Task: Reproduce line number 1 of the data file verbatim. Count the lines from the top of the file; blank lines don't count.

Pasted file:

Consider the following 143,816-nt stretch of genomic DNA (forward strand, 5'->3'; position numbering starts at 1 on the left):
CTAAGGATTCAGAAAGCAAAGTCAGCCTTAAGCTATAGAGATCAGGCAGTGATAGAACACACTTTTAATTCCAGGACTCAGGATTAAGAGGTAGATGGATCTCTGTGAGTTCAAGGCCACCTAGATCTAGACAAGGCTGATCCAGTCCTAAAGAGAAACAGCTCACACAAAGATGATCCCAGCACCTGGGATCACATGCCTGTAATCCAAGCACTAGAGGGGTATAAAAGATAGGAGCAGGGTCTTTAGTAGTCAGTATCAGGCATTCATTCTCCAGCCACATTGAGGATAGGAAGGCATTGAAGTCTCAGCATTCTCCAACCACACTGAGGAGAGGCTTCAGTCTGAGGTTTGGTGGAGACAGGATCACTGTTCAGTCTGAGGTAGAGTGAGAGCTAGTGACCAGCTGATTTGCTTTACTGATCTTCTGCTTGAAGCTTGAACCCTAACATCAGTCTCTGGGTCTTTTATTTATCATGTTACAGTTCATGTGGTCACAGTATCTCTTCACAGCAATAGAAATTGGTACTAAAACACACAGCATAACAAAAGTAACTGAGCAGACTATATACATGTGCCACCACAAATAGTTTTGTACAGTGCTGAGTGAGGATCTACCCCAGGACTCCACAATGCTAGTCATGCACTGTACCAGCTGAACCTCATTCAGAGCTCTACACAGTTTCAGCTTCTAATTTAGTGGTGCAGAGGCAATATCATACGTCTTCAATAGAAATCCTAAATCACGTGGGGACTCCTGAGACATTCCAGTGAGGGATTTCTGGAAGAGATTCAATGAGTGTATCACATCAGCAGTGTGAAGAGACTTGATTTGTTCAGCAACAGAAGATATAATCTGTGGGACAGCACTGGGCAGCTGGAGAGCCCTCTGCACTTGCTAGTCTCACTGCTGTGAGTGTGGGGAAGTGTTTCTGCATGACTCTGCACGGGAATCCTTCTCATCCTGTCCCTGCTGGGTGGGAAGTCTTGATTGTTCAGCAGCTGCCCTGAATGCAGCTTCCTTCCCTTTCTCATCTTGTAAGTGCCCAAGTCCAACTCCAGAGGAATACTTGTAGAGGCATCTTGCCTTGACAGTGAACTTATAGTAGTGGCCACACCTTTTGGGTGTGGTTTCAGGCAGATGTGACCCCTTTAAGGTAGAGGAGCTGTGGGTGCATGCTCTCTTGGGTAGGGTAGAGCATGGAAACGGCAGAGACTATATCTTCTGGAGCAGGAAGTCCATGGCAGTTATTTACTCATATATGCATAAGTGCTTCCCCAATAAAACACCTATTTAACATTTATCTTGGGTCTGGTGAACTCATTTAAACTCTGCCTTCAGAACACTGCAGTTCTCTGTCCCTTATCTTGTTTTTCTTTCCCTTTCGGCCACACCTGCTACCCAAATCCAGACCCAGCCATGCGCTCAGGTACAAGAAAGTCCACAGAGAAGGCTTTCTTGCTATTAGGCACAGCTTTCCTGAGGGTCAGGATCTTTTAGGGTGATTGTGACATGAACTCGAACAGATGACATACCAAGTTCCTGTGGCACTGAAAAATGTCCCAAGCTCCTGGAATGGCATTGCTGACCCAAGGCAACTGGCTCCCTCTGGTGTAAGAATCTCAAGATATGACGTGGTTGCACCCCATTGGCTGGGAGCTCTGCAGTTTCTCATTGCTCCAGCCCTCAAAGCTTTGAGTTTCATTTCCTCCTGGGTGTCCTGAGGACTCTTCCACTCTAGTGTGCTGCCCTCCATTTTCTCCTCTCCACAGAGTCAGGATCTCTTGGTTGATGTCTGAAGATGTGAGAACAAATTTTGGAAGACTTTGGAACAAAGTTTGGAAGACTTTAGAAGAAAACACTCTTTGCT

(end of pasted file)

Consider the following 143,816-nt stretch of genomic DNA (forward strand, 5'->3'; position numbering starts at 1 on the left):